Kavous Seyed-Emami, an Iranian-Canadian dual citizen and environmental activist, has died in custody in Iran. His case is one of many other suspicious detainee deaths in the country.

Professor of sociology at Imam Sadeq University in Tehran, Kavous Seyed-Emami speaks at the University of Lethbridge, Canada, October 6, 2017. (Prentice Lethbridge)
Professor of sociology at Imam Sadeq University in Tehran, Kavous Seyed-Emami speaks at the University of Lethbridge, Canada, October 6, 2017. (Prentice Lethbridge) (Youtube)

An Iranian-Canadian university professor detained in Tehran has died in custody, activists and a family member said on Sunday, marking the latest suspicious death of a detainee in Iran after a crackdown on dissent following nationwide protests.

They identified the professor as Kavous Seyed-Emami, a 63-year-old professor of sociology at Imam Sadeq University in Tehran and the managing director of the Persian Heritage Wildlife Foundation. 

His son and the New York-based Center for Human Rights in Iran (CHRI) said that authorities told Seyed-Emami's family that he committed suicide in custody, something they described as suspicious following other detainee deaths.

Iranian state media and officials did not immediately report Seyed-Emami's death on Sunday, as the country held nationwide rallies marking the 39th anniversary of the country's 1979 Iranian Revolution.

However, Tehran prosecutor Abbas Jafari Dolatabadi said on Saturday that authorities had arrested several unidentified people on suspicion of spying.

"Tehran's prosecutor said those individuals, in the context of implementing scientific and environmental projects, sought to collect information ... on the country's strategic areas," a report by the state-run IRNA news agency said, without elaborating.

The professor's son, musician Ramin Seyed-Emami who performs under the stage name King Raam, also wrote on Instagram that his father had died following his arrest on January 24.

"They say he committed suicide. I still can't believe this," he wrote.

Global Affairs Canada, the country's Foreign Ministry, said it was aware of reports of Seyed-Emami's death. An Iranian reformist lawmaker, Mahmoud Sadeghi, tweeted that he failed to get information on Seyed-Emami's death despite calls to "related officials."

"Some of them refused to comment, some others said we pursued (but) failed to get information," the lawmaker wrote.

The CHRI said at least nine other staff members and executives of the Persian Wildlife Heritage Foundation were arrested the same day as Seyed-Emami, citing information from a relative of one of those arrested.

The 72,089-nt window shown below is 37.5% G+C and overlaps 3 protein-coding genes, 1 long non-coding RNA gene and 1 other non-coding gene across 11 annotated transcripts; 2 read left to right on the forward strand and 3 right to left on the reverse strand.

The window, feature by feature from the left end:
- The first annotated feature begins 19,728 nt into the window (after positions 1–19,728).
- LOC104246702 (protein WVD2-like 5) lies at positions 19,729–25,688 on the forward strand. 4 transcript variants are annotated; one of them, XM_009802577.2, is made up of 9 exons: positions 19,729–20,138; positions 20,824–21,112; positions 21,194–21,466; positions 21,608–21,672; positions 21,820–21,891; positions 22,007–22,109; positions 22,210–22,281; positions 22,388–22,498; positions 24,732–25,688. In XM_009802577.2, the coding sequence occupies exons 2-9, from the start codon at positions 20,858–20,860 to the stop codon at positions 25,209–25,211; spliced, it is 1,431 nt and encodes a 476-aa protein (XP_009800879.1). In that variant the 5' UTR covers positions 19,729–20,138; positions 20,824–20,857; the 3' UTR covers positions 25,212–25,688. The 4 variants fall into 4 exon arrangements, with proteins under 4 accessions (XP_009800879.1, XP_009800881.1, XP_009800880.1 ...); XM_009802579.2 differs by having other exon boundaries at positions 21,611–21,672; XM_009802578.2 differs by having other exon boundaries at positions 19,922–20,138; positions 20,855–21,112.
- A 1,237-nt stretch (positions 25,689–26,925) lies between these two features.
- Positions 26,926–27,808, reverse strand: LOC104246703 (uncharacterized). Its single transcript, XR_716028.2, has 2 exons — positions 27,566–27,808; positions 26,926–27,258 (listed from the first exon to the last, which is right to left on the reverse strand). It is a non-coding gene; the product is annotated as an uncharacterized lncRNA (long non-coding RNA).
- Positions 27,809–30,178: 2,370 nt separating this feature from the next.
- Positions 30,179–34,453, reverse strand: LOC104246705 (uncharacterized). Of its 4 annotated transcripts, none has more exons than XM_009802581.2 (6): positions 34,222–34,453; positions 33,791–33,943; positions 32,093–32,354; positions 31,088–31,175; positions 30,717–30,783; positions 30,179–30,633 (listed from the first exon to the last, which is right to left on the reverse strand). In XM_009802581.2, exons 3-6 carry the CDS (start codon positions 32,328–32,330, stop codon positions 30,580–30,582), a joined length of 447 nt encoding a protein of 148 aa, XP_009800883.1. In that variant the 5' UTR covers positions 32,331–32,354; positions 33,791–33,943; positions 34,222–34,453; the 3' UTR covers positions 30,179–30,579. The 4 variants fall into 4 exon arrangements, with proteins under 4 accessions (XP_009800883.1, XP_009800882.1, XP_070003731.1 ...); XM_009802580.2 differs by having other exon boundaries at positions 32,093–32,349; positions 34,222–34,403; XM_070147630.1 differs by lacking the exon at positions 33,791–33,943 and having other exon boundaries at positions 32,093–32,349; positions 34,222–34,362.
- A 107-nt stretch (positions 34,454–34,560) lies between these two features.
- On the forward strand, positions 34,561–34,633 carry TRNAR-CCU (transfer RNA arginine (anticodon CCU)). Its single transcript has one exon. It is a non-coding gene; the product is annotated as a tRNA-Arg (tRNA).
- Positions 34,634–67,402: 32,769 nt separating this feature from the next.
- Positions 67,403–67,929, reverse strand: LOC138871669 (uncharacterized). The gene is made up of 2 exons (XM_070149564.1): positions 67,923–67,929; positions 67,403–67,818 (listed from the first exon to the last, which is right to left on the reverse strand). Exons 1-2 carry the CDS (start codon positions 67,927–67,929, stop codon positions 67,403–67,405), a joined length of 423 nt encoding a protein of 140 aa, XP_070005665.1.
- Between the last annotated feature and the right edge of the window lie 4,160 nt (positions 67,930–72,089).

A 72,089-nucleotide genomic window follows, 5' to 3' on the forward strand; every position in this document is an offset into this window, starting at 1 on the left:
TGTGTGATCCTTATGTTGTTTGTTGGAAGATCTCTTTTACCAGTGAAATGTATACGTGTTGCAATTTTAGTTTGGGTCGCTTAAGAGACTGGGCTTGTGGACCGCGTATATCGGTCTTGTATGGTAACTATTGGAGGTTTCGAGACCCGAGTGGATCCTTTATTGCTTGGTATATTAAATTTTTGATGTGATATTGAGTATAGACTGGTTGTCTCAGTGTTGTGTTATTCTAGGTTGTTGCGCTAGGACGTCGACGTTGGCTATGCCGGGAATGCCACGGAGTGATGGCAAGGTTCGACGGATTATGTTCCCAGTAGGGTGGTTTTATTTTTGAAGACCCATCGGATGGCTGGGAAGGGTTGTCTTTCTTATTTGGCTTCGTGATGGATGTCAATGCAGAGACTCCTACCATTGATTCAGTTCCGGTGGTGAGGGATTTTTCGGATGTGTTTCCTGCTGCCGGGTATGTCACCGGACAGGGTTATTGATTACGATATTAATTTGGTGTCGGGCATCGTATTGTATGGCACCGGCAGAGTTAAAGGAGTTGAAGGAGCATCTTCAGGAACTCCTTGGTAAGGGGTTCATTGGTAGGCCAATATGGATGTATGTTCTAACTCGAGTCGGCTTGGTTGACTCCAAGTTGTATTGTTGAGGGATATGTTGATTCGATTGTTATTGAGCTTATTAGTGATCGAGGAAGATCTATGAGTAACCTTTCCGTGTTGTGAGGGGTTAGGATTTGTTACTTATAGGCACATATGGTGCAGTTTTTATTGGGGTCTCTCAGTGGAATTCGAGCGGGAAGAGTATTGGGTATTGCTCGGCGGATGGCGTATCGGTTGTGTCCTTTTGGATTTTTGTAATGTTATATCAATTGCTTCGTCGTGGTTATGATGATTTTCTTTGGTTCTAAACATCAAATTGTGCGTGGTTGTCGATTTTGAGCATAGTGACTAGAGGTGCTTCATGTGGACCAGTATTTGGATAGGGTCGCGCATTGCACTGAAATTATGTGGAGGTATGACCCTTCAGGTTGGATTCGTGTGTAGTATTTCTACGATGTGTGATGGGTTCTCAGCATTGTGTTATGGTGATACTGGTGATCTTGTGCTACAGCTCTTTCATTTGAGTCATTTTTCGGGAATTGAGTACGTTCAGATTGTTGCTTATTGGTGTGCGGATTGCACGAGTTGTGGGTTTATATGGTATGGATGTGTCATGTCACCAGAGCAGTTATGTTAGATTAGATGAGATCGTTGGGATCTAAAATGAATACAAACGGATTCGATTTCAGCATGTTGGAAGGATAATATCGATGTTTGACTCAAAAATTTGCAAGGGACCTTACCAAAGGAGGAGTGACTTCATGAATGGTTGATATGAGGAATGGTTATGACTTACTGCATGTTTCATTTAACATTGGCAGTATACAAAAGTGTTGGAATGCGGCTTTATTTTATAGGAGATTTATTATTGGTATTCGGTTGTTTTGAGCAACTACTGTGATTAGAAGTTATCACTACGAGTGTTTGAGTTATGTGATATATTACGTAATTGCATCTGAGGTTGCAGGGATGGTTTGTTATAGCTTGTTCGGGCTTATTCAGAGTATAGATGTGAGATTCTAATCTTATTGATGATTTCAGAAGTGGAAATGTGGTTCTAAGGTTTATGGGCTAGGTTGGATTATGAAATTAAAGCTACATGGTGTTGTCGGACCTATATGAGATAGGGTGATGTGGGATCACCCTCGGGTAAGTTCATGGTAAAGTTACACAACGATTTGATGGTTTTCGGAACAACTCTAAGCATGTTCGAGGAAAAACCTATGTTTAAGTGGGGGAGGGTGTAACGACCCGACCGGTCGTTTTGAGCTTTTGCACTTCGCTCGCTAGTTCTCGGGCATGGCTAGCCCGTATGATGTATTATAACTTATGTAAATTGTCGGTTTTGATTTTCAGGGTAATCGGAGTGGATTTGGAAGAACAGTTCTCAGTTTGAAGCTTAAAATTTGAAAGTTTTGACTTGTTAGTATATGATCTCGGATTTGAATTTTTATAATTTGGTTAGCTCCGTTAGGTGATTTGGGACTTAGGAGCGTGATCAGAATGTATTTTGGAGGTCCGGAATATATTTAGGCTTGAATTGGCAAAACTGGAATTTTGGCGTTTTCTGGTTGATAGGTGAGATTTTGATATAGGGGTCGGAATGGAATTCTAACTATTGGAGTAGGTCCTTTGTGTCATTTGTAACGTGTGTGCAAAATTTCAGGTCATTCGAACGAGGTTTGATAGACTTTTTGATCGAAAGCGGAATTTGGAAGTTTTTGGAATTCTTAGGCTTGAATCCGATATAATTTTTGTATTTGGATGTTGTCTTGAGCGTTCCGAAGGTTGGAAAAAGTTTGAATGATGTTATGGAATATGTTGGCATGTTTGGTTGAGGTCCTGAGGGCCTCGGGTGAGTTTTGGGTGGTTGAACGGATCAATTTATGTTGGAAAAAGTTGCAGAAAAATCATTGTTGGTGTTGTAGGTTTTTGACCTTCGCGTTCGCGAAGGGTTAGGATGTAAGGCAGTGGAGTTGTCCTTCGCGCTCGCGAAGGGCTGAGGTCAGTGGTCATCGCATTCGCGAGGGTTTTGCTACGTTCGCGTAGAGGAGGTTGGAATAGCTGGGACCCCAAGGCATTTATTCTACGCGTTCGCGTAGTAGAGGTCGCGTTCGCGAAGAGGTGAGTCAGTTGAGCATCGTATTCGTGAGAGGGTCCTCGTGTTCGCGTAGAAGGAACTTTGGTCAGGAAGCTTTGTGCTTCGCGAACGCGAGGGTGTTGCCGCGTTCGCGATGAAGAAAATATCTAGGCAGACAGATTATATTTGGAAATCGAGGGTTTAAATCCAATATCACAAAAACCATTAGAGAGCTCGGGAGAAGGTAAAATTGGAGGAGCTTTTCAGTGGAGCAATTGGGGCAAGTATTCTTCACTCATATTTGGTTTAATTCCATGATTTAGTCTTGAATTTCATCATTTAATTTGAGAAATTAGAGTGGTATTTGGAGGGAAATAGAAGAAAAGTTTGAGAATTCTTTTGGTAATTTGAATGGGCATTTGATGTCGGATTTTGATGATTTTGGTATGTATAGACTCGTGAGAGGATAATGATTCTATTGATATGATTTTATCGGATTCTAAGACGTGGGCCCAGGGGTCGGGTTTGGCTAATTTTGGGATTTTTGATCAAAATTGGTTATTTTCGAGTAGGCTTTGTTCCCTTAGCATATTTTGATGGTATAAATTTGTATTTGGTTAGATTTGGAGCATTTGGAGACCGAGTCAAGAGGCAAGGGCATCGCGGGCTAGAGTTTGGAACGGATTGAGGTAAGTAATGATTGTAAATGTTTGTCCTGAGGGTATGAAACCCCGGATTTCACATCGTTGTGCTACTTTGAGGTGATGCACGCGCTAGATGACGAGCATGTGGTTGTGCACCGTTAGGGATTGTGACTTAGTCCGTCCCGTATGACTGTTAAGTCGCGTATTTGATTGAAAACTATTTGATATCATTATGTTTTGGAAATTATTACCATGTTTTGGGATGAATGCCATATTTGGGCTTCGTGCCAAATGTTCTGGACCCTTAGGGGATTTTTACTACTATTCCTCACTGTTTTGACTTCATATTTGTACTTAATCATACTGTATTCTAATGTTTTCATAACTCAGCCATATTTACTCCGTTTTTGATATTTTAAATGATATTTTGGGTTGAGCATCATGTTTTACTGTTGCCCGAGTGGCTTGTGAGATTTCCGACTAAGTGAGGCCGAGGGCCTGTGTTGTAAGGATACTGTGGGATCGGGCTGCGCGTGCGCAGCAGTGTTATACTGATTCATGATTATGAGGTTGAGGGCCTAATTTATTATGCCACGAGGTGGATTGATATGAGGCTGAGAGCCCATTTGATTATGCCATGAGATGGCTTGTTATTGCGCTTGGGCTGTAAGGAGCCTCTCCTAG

Iran entered the New Year with nationwide protests sweeping across 75 cities and towns. The demonstrations initially focused on Iran's poor economy despite its nuclear deal with world powers, but quickly spiralled into chants directly challenging Supreme Leader Ayatollah Ali Khamenei and the government.

Authorities arrested nearly 5,000 people in the crackdown that followed, according to Alireza Rahimi, an Iranian lawmaker. At least 21 people were killed in clashes surrounding the demonstrations.

Iran's prison system

Activists say they have concerns about Iran's prisons and jails being overcrowded and dangerous, pointing to allegations of torture, abuse and deaths that followed the mass arrests during Iran's 2009 Green Movement protests. Since the most-recent protests, activists have said they also remain concerned by reported suicides within Iran's prison system.

Analysts and family members of dual nationals and others detained in Iran have suggested that hard-liners in the country's security agencies use the prisoners as bargaining chips for money or influence. 

A UN panel in September described "an emerging pattern involving the arbitrary deprivation of liberty of dual nationals" in Iran, which Tehran denies.

Iran does not recognise dual nationalities, so those detainees cannot receive consular assistance.

Detainees in Iran

Others with ties to the West detained in Iran include Chinese-American graduate student Xiyue Wang, who was sentenced to 10 years in prison for allegedly "infiltrating" the country while doing doctoral research on Iran's Qajar dynasty. 

Iranian-Canadian national Abdolrasoul Dorri Esfahani, a member of Iran's 2015 nuclear negotiating team, is believed to be serving a five-year sentence on espionage charges. 

Nazanin Zaghari-Ratcliffe, a British-Iranian woman, also is serving a five-year prison sentence for allegedly planning the "soft toppling" of Iran's government while traveling with her young daughter.

Iranian businessman Siamak Namazi and his 81-year-old father Baquer, a former UNICEF representative who served as governor of Iran's oil-rich Khuzestan province under the US-backed shah, are both serving 10-year sentences on espionage charges. 

Iranian-American art dealer Karan Vafadari and his Iranian wife, Afarin Neyssari, recently received 27-year and 16-year prison sentences respectively.

Iranian-American Robin Shahini was released on bail last year after staging a hunger strike while serving an 18-year prison sentence for "collaboration with a hostile government." Shahini is believed to still be in Iran.

Also in an Iranian prison is Nizar Zakka, a US permanent resident from Lebanon who advocated for internet freedom and has done work for the US government. He was sentenced to 10 years last year on espionage-related charges.

Former FBI agent Robert Levinson, who vanished in Iran in 2007 while on an unauthorised CIA mission, remains missing as well. Iran says that Levinson is not in the country and that it has no further information about him, though his family holds Tehran responsible for his disappearance.

Source: AP